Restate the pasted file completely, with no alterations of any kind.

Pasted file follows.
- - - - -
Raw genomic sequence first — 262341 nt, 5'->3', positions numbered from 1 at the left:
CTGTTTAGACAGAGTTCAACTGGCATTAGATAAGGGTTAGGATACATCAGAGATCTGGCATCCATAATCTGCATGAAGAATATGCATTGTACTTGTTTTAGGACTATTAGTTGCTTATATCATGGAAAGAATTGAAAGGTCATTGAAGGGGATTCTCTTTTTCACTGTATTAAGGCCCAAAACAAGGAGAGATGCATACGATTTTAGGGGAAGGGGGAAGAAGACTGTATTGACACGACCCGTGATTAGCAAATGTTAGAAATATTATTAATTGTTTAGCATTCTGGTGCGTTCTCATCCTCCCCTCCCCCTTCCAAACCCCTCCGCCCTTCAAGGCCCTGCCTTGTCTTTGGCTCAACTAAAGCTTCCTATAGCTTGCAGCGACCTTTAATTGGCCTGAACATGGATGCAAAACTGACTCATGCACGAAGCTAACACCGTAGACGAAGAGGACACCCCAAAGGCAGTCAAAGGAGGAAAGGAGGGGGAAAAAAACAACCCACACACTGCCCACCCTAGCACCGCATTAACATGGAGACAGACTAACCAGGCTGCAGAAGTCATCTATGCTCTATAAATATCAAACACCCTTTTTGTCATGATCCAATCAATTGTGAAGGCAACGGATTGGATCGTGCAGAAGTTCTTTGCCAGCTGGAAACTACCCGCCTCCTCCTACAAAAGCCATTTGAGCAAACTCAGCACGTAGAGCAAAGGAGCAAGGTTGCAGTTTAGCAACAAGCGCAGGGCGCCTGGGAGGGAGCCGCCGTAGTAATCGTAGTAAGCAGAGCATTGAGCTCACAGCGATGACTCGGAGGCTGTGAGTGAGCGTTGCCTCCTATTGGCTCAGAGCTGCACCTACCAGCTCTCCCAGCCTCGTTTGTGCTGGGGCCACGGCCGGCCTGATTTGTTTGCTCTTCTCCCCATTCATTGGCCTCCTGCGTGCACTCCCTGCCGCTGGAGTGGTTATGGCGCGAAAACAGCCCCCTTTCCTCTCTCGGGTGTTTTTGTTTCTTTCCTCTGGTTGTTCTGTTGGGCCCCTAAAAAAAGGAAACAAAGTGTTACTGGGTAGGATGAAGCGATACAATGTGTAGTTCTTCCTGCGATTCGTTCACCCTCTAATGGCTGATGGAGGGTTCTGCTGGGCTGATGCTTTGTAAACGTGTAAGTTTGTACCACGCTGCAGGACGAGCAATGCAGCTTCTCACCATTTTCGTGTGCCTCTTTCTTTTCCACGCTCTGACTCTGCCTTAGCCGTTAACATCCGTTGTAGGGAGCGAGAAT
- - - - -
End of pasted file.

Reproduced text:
Raw genomic sequence first — 262341 nt, 5'->3', positions numbered from 1 at the left:
CTGTTTAGACAGAGTTCAACTGGCATTAGATAAGGGTTAGGATACATCAGAGATCTGGCATCCATAATCTGCATGAAGAATATGCATTGTACTTGTTTTAGGACTATTAGTTGCTTATATCATGGAAAGAATTGAAAGGTCATTGAAGGGGATTCTCTTTTTCACTGTATTAAGGCCCAAAACAAGGAGAGATGCATACGATTTTAGGGGAAGGGGGAAGAAGACTGTATTGACACGACCCGTGATTAGCAAATGTTAGAAATATTATTAATTGTTTAGCATTCTGGTGCGTTCTCATCCTCCCCTCCCCCTTCCAAACCCCTCCGCCCTTCAAGGCCCTGCCTTGTCTTTGGCTCAACTAAAGCTTCCTATAGCTTGCAGCGACCTTTAATTGGCCTGAACATGGATGCAAAACTGACTCATGCACGAAGCTAACACCGTAGACGAAGAGGACACCCCAAAGGCAGTCAAAGGAGGAAAGGAGGGGGAAAAAAACAACCCACACACTGCCCACCCTAGCACCGCATTAACATGGAGACAGACTAACCAGGCTGCAGAAGTCATCTATGCTCTATAAATATCAAACACCCTTTTTGTCATGATCCAATCAATTGTGAAGGCAACGGATTGGATCGTGCAGAAGTTCTTTGCCAGCTGGAAACTACCCGCCTCCTCCTACAAAAGCCATTTGAGCAAACTCAGCACGTAGAGCAAAGGAGCAAGGTTGCAGTTTAGCAACAAGCGCAGGGCGCCTGGGAGGGAGCCGCCGTAGTAATCGTAGTAAGCAGAGCATTGAGCTCACAGCGATGACTCGGAGGCTGTGAGTGAGCGTTGCCTCCTATTGGCTCAGAGCTGCACCTACCAGCTCTCCCAGCCTCGTTTGTGCTGGGGCCACGGCCGGCCTGATTTGTTTGCTCTTCTCCCCATTCATTGGCCTCCTGCGTGCACTCCCTGCCGCTGGAGTGGTTATGGCGCGAAAACAGCCCCCTTTCCTCTCTCGGGTGTTTTTGTTTCTTTCCTCTGGTTGTTCTGTTGGGCCCCTAAAAAAAGGAAACAAAGTGTTACTGGGTAGGATGAAGCGATACAATGTGTAGTTCTTCCTGCGATTCGTTCACCCTCTAATGGCTGATGGAGGGTTCTGCTGGGCTGATGCTTTGTAAACGTGTAAGTTTGTACCACGCTGCAGGACGAGCAATGCAGCTTCTCACCATTTTCGTGTGCCTCTTTCTTTTCCACGCTCTGACTCTGCCTTAGCCGTTAACATCCGTTGTAGGGAGCGAGAAT